Surprising controversy?

April 20, 2009
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The U.S. Senate is back from break and ready to get down to business. On the Senate executive calendar for today is the nomination of Indiana University Maurer School of Law Professor Dawn Johnsen. She’s been on the calendar in the past and nothing’s happened, so who knows if the Senate will actually get around to discussing her nomination today.

Johnsen, along with another nominee with an Indiana connection, federal judge David Hamilton, are causing quite a stir in Washington. There are some people and groups that adamantly oppose Johnsen becoming Assistant Attorney General of the Office of Legal Counsel or Judge Hamilton joining the 7th Circuit.

What are the chances that two nominees from Indiana would be so controversial? When I think of Indiana, I immediately think conservative, so I’m surprised that these nominees are being cited for their more “liberal” leanings or rulings.

I can understand why some groups may oppose Johnsen as a nominee – she has been very outspoken about former President George W. Bush’s policies and worked at NARAL Pro-Choice America and the American Civil Liberties Union before joining the Clinton administration. To some people, those are controversial organizations that work in areas others strongly oppose.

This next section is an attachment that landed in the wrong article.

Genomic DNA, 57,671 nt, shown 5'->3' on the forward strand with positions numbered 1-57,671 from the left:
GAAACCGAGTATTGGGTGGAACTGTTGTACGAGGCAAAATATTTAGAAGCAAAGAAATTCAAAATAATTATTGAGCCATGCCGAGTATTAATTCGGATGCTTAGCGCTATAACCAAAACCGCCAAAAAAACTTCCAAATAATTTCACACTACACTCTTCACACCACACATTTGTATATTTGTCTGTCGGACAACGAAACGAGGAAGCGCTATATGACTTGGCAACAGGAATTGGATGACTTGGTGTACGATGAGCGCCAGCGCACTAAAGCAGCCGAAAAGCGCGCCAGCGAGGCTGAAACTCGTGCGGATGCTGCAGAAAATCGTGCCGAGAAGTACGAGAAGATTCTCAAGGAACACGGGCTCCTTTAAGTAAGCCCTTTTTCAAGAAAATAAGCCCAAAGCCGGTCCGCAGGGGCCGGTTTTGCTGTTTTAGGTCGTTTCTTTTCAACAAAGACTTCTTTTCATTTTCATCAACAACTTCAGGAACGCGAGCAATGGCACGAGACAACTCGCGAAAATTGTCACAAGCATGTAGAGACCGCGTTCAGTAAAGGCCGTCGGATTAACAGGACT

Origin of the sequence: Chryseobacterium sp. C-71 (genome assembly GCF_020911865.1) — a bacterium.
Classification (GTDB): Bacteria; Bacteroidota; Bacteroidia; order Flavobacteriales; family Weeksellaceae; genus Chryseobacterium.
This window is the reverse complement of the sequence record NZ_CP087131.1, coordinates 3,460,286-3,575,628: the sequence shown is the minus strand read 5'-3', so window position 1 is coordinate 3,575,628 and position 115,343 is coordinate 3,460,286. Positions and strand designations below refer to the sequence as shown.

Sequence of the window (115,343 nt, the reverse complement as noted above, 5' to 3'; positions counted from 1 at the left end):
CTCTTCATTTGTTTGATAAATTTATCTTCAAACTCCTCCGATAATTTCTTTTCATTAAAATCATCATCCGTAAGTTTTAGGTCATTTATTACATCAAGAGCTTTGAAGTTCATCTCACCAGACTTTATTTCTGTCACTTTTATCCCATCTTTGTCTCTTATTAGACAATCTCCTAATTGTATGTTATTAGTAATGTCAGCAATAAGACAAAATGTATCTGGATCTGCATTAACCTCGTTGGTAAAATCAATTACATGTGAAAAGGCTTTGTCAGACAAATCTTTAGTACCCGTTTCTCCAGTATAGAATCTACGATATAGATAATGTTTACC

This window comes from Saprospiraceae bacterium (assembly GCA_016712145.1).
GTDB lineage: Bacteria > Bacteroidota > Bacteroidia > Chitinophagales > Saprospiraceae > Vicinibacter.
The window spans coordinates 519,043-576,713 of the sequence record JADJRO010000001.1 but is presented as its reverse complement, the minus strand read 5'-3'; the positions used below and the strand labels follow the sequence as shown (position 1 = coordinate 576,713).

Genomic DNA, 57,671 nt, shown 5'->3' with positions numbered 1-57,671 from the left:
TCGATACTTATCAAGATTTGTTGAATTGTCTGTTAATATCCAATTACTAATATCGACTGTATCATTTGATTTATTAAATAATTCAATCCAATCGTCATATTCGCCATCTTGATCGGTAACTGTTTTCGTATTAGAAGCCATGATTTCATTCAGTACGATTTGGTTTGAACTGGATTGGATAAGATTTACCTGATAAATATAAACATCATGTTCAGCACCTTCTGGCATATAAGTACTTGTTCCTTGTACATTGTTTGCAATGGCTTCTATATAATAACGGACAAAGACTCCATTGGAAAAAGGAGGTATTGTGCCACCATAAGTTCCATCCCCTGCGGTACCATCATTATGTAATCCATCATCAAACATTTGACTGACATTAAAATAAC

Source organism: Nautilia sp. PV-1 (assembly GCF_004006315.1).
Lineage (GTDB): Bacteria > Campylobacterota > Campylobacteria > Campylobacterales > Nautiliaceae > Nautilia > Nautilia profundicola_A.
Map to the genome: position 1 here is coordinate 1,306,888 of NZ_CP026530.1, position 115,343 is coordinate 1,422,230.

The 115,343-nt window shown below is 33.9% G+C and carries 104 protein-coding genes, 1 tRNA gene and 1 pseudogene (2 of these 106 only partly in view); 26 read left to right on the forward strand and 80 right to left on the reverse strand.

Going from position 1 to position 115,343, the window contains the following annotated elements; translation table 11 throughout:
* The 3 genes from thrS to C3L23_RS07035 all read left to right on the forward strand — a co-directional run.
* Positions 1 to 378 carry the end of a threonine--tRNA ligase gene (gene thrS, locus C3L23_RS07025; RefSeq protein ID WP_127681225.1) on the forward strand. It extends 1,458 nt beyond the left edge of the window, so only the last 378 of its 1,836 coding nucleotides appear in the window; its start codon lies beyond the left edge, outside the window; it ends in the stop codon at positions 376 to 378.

But when it comes to Judge Hamilton coming under fire for his rulings, I just don’t get it. As a judge, he has to decide based on the law. His controversial rulings just upheld the law. While you may not agree with his decisions, that doesn’t make him a bad judge or unfit for the bench.

At this time, we still don’t know if Johnsen or Judge Hamilton will be confirmed, but we’re keeping a close eye on it. What do you think about the controversy surrounding these two? Justified or unwarranted?
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  1. Hail to our Constitutional Law Expert in the Executive Office! “What you’re not paying attention to is the fact that I just took an action to change the law,” Obama said.

  2. What is this, the Ind Supreme Court thinking that there is a separation of powers and limited enumerated powers as delegated by a dusty old document? Such eighteen century thinking, so rare and unwanted by the elites in this modern age. Dictate to us, dictate over us, the massess are chanting! George Soros agrees. Time to change with times Ind Supreme Court, says all President Snows. Rule by executive decree is the new black.

  3. I made the same argument before a commission of the Indiana Supreme Court and then to the fedeal district and federal appellate courts. Fell flat. So very glad to read that some judges still beleive that evidentiary foundations matter.

  4. KUDOS to the Indiana Supreme Court for realizing that some bureacracies need to go to the stake. Recall what RWR said: "No government ever voluntarily reduces itself in size. Government programs, once launched, never disappear. Actually, a government bureau is the nearest thing to eternal life we'll ever see on this earth!" NOW ... what next to this rare and inspiring chopping block? Well, the Commission on Gender and Race (but not religion!?!) is way overdue. And some other Board's could be cut with a positive for State and the reputation of the Indiana judiciary.

  5. During a visit where an informant with police wears audio and video, does the video necessary have to show hand to hand transaction of money and narcotics?

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